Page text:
Despite celebrity endorsements from figures like Wozniak, Norris, Norton, and Bass, who voiced support for HyperVerse, it remains unclear how these messages were obtained. Notably, the celebrities are available for hire on Cameo, a platform where individuals can pay them to deliver scripted messages for various purposes.
The support messages, released in January 2022 during HyperVerse’s global recruitment drive, did not indicate any knowledge of HyperVerse’s business model or reference to financial matters. Guardian Australia reached out to the celebrities for comment but received no response, and there is no implication that they were aware of HyperVerse’s operations.
‘The problem is I’m not involved’
Several HyperVerse members encountered challenges when attempting to withdraw funds in the first half of 2022. Subsequently, they were advised to transition to a new platform called HyperNation. The May 2022 launch event, broadcast on YouTube, showcased masked promoters named “Mr H” and “Miss N,” with no mention of Reece Lewis.
In the video, “Mr H” identified himself as an “evangelist in the new world order,” and he, along with “Miss N,” were presented as the “official ambassadors of HyperNation.” During the presentation, “Mr H” discussed the shortcomings of neoliberalism and highlighted HyperNation’s commitment to using new technologies to offer a universal basic income to its citizens.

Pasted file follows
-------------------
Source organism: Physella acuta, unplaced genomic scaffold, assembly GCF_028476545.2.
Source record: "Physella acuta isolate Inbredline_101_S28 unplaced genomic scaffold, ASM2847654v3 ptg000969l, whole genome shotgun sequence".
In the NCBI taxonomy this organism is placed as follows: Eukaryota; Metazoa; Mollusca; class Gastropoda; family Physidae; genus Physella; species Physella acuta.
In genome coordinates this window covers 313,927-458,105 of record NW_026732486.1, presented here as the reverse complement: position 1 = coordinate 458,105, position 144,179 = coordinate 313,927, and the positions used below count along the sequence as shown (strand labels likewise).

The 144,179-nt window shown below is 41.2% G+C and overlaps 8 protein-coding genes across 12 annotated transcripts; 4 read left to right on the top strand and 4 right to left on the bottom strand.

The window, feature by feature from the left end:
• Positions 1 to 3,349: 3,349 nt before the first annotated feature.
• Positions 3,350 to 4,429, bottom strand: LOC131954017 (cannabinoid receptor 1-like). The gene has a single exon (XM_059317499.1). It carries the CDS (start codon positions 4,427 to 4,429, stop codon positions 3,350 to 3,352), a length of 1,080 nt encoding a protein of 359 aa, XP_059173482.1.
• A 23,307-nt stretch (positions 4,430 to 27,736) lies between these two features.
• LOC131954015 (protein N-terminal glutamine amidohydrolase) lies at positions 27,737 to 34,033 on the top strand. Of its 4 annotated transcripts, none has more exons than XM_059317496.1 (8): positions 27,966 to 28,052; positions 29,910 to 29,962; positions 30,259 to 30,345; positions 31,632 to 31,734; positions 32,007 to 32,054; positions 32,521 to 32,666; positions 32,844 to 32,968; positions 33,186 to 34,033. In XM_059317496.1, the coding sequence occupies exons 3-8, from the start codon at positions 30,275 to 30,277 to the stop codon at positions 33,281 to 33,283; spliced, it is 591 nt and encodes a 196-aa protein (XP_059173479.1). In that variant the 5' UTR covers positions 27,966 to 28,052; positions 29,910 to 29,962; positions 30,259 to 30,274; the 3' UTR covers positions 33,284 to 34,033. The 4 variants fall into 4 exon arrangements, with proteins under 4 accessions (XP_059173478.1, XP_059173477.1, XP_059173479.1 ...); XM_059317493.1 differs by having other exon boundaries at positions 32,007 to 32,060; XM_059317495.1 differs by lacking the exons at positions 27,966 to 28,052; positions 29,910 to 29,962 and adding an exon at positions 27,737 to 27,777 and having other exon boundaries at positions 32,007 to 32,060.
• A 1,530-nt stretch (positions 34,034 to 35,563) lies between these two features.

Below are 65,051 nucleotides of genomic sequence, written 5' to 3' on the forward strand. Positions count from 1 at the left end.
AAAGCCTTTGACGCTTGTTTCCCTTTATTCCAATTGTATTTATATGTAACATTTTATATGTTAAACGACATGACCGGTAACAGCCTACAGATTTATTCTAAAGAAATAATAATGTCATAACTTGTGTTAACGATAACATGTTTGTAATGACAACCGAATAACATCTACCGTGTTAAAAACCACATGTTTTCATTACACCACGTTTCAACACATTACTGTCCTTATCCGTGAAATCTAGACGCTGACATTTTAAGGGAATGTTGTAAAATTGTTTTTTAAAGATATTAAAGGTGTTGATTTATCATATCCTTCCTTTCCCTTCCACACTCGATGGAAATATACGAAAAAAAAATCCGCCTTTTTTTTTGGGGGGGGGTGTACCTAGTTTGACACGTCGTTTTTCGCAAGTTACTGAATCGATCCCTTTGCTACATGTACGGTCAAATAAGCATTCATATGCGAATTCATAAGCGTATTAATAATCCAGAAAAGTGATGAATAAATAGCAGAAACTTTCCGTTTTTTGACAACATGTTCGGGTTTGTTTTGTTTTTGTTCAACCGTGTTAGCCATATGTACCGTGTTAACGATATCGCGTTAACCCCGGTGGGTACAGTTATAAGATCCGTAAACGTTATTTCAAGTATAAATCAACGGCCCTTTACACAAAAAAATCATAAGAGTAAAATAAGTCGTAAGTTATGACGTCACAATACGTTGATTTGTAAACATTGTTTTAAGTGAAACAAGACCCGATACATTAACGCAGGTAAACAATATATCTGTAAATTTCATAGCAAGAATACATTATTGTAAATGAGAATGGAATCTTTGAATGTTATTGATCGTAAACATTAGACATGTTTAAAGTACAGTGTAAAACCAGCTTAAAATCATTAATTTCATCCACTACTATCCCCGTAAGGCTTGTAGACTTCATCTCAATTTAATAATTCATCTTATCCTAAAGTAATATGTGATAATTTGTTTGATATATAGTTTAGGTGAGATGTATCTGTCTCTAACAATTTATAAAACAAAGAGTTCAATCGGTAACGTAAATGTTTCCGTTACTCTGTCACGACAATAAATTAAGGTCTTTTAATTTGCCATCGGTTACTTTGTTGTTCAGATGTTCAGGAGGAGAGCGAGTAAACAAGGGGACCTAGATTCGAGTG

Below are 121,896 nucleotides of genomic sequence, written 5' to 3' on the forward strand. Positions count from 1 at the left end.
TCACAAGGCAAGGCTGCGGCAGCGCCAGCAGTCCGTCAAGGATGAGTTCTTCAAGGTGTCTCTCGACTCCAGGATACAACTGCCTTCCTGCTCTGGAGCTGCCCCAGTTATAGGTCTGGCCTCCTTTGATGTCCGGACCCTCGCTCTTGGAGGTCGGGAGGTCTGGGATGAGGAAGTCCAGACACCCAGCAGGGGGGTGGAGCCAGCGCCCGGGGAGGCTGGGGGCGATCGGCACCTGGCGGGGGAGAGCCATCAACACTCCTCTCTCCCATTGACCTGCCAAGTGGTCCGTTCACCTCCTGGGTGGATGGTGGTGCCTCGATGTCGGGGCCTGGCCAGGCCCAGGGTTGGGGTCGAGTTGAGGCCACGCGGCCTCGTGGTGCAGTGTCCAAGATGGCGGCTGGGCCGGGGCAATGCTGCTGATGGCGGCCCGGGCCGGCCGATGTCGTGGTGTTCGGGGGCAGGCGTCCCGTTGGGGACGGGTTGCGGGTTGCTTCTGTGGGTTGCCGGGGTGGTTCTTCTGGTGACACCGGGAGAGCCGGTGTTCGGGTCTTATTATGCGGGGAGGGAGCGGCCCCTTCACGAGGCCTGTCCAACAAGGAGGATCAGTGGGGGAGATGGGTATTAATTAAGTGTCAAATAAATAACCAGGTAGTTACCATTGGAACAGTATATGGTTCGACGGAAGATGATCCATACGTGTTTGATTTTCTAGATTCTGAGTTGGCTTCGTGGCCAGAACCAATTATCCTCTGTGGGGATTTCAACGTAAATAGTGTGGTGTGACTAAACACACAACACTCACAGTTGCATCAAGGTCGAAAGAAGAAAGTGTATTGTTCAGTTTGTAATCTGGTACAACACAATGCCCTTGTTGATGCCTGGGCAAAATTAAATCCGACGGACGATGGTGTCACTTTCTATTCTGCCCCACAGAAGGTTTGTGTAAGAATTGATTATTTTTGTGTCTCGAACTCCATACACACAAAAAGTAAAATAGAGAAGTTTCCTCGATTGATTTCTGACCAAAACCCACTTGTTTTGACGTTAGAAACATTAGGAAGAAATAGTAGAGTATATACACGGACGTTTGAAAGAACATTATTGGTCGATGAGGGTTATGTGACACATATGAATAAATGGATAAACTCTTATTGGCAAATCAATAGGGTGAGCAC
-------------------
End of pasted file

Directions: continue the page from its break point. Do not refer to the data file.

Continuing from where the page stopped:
In a Zoom meeting with HyperNation members, a senior promoter of both HyperVerse and HyperNation emphasized that the two were part of a unified entity. He explained that HyperVerse and HyperNation operated within the same framework, constituting “one big entity.”
This promoter, identified on LinkedIn as a “VIP5 STAR” for the HyperCommunity, held the highest ranking based on the number of recruits into the HyperVerse scheme.
When questioned about his involvement with HyperNation in a January 2023 Zoom meeting with investors, Lee denied any association, asserting his focus on funds management and technology within the Hyper schemes. Despite allegations and queries about his role in HyperFund and HyperVerse, Lee did not respond to The Guardian’s questions before the previous article’s publication.
Following the article, Lee claimed “misstatements” but did not specify them or respond to subsequent email inquiries regarding his connection to HyperNation or Reece Lewis. In WhatsApp messages, he expressed distress over public scrutiny and denied being a public figure, citing threats for others’ mistakes.
Reece Lewis’s identity could not be verified, and attempts to contact him for comment were unsuccessful.